Leapdragon 2016 - Aron Hsiao Was Here

The night of the day after. Tent IV.  §

© Aron Hsiao / 2006

Weird night of dreams last night and a weird day of sensations today.

The best analogy that I can think of is that I feel like a high school student or a college student that has suddenly realized that they have seriously fucked up.

Do you remember it? That feeling that you got when you arrived at class and the instructor asked everyone to hand in their term papers, and everyone began to shuffle to the front of the room except for you, because you had spent the weekend skating in the park or watching television after reassuring yourself—without any actual grounds for doing so—that you didn’t have anything coming due on Monday. And now here it was Monday and you were without your paper and recalling the instructor’s adamant warning that no late work would be accepted and anyone without a term paper on Monday would flunk for the term.

So there you sat realizing that you had flunked. And you knew it. And a pit sat in your stomach. And you stared straight ahead and tried not to think about the only thing that you could possibly, at that moment, think about. And you tried not to feel exactly how you felt, which was full of dread and crude oil and mercury.

That feeling.

In fact, it’s not entirely an analogy. I have been having these weird moments in which I actually am convinced that I’ve forgotten something or made some sort of terrible mistake that is just on the edge of consciousness and then I mentally sit down and prepare for my unconscious to deliver the memory of just what it is that I’ve just catastrophically fucked up without remembering it, something that is so terrible that my whole life will be affected.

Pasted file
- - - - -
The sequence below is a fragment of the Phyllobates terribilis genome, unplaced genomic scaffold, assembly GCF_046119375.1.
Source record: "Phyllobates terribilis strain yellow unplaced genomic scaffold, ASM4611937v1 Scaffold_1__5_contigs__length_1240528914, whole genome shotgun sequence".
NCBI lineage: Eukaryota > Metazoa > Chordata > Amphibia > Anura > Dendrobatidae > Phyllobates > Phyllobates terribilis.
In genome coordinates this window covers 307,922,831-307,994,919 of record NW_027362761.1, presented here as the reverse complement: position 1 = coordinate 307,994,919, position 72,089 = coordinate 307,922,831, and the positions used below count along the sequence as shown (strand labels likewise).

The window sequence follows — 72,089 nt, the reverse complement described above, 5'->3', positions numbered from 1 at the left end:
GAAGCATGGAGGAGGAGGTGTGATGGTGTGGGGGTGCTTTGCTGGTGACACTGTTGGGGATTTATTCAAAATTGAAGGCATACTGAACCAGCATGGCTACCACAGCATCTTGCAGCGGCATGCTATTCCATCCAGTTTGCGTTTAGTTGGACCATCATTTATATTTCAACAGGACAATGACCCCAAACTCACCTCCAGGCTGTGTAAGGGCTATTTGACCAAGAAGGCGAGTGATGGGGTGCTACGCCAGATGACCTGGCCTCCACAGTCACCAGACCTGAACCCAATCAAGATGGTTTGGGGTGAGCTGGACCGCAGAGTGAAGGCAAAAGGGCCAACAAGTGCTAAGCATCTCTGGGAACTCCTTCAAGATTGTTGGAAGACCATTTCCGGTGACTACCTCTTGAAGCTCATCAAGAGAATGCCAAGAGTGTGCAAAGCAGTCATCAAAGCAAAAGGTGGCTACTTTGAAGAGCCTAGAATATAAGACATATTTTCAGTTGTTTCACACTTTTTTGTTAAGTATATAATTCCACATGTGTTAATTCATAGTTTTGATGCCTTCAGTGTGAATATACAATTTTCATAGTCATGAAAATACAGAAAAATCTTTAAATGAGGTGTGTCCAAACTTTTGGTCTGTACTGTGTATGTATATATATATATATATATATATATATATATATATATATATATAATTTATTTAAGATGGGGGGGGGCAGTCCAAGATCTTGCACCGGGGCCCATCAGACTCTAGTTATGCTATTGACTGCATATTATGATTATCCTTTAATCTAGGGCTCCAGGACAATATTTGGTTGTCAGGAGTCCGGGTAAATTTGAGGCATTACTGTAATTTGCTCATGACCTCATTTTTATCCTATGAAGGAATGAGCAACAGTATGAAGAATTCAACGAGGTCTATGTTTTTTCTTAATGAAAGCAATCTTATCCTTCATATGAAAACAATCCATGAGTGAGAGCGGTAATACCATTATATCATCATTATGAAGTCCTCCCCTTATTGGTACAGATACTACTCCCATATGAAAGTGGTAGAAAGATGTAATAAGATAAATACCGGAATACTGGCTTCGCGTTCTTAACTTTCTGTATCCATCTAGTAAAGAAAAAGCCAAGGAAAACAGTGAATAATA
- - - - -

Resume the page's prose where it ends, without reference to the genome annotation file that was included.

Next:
And then, a moment later, I realize that there is no such unconscious thing. There is only one dreadful thing going on in my life right now, and I am fully conscious of it, and it is not in any sort of state of having been ignored or forgotten.

They are sort of like phantom pains, these momentary impulses of panic. They are the vestiges of worries that are so big that the conscious mind isn’t able to hold then in their entirety, so they take over the subconscious as well, and come out as all sorts of other worries that make no sense whatsoever once they come to consciousness.

I woke up with the feeling that something important had been stolen and I needed to report it to the police. Later in the day it was the feeling that I’d missed a very important bill and was in for severe penalties. Then I suddenly felt as though I’d forgotten an important medical test or task that could have life-threatening consequences for me.

And so on.

Yet on ten seconds of reflection, in each case I realized that there was absolutely nothing of the sort going on. The feeling of dread was not related to the circumstace that for a moment I’d impulsively “recalled,” but—upon full and actual recollection—I understood that the circumstance creating the feeling was, in fact, divorce, pure and simple.

The assessment failed. The thing stolen. The unsettled bill. The creeping pathology. And so on. They’re all so many thousand metaphors. My subconscious mind is working overtime to try to get me to do something about it, and of course that sensation of failure and too-lateness, that darkness, comes from the fact that in fact it is a done deal, it is too late.

My subconscious simply hasn’t received the message yet.

Funny how the mind works. I thought that it had “hit me” already, and indeed that it had been “hitting me” for months. But now I suspect that there will be another wave or three of it “hitting me” as my subconscious mind gradually gets hold of the realization that it is too late for us and that there is, in fact, well and truly nothing any longer to be done ever again.

Finality is so… final.

— § —

I gave everything I had to my marriage. I have few regrets. Everything I had, and then some, and then some more. I poured every last drop of blood, sweat, and tears into it. I believed. I was committed.

But in the end, it wasn’t enough. That’s my biggest regret. And it is also an echo of the illusion that has been shattered. That perhaps two people can pour everything they have into a marriage and in the end be miserable—and, more to the point—unable to survive together nonetheless.

It is a sad, bewildering thing.

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